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Kamala Sarup: Peace Activism Failed?

Peace Activism Failed?

Kamala Sarup

Thousands of Peace organizations and local NGOs have been established on peace resolutions. Among them, many are women's NGOs dealing with Peace rights, education, information, health, development, religion, counseling, training, re-establishing traditional skills, crafts and arts and textiles.

The Peace organizations covers many areas of concern, from the peace dimensions of violence and displacement during conflict to the role of peacekeepers and the need for men and women to play a central part during peace negotiations and reconstruction.

One can imagine the helplessness, humiliation and psychological trauma this can bring to the children and women concerned. Most of the children born in this way do not know their fathers. Even though most women have no direct participation in the war, they still face arrest. There are also scores of women who are killed. Such crimes against women are still prevalent.

The war has been serious and bitter. Some neighbourhoods, families and individuals suffered multiple and repeated losses. Women and children have been directly affected by the conflict as victims of violence.

Recent research, however, has shown that women have actively supported violent and sectarian organisations on both sides of the national divide. This is a form of politics that has laid the foundations for a future in which the two major traditions learn to accommodate each other and to express differences without aggression.

When Peace organizations couldn't achieve their goals at the national level they must take the issues to the international level. They have to develop this strategy in connection with the right to people's peace rights. Peace right means to protect their own family also improves the possibility of controlling their lives. These include the right to education and training, to undertake economic activities of their own, and to participate in the political, cultural and social spheres in their countries.

The right to survive is a human right. So, International and local peace organizations must recognizing the indispensable role that people can play in preventing war and sustaining peace. Even, on October 31, 2000, the United Nations Security Council issued Resolution 1325 urging the secretary-general to expand the role of women in U.N. field-based operations, especially among military observers, civilian police, human rights workers, and humanitarian personnel.

Last November, the European Parliament passed a hard-hitting resolution calling on European Union members (and the European Commission and Council) to promote the equal participation of women in diplomatic conflict resolution; to ensure that women fill at least 40 percent of all reconciliation, peacekeeping, peace-enforcement, peace-building, and conflict-prevention posts; and to support the creation and strengthening of NGOs (including women's organizations) that focus on conflict prevention, peace building, and post-conflict reconstruction. Influencing security forces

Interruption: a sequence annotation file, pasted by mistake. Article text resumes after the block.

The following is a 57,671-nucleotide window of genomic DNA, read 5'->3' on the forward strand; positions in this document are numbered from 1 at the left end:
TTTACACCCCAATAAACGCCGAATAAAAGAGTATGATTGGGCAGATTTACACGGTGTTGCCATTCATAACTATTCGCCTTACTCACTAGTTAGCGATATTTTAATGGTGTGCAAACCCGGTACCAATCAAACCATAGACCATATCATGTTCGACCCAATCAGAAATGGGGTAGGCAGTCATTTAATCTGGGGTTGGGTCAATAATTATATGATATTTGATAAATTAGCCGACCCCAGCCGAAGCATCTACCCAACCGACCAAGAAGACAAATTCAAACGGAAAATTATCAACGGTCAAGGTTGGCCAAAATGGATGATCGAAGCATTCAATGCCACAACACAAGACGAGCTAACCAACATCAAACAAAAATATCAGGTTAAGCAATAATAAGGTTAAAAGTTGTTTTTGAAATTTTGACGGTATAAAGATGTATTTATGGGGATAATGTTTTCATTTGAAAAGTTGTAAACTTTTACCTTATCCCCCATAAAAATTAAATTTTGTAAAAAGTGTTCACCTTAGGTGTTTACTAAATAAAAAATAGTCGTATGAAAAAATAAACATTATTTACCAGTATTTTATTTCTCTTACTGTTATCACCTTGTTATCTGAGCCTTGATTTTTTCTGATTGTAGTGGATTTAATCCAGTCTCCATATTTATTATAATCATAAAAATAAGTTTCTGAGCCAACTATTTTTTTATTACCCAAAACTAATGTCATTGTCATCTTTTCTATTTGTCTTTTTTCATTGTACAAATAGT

Peace organizations can also act as a valuable interface between their countries' security forces (police and military) and the public, especially in cases when rapid response is necessary to head off violence.

Given the nature of "inclusive" war, security forces are increasingly called upon to ensure the safe passage of humanitarian relief across conflict zones. At this time peace organizations should serve as indispensable contacts between civilians, warring parties, and relief organizations.

In rebel-controlled areas, peace organizations must work closely with humanitarian organizations. Oxfam report says "The normal pattern was to hand out relief to the men, who were then expected to take it home to be distributed to their family. However, many of the men did what they pleased with the food they received: either selling it directly, often in exchange for alcohol, or giving food to the wives they favored."

Peace organizations should work closely with tribal chiefs and relief organizations to establish a system allowing people to pick up the food for their families, despite contrary cultural norms. Instead of asking peace organizations to strengthen their efforts, we have to recognizes the leading role that peace organizations can play in the peace movement.

One subchapter is also devoted to the issue of armed conflict, listing six strategy objectives to increase organization's participation, promote non-violent conflict resolution, promote women's contribution in fostering a culture of peace, provide assistance and training to refugee and displaced women, and provide assistance to women of non-self-governing territories. But each conflict/peacebuilding situation is different and there is always a need for a specific analysis. Peace organization have a fundamental stake in building peaceful communities. Their contributions to peacebuilding should be encouraged and supported.

What does the peace movement need to do to challenge the global trend of economic and political conservatism? Do women as well as men receive training in mediation, facilitation and alternative dispute resolution? Do local and international organisations have the capacity to recognize and work with peace rights issues? Will peace organisations gain new skills and capacity in articulating policy alternatives, holding governments accountable and being advocates for change?


( Kamala Sarup is an editor of )

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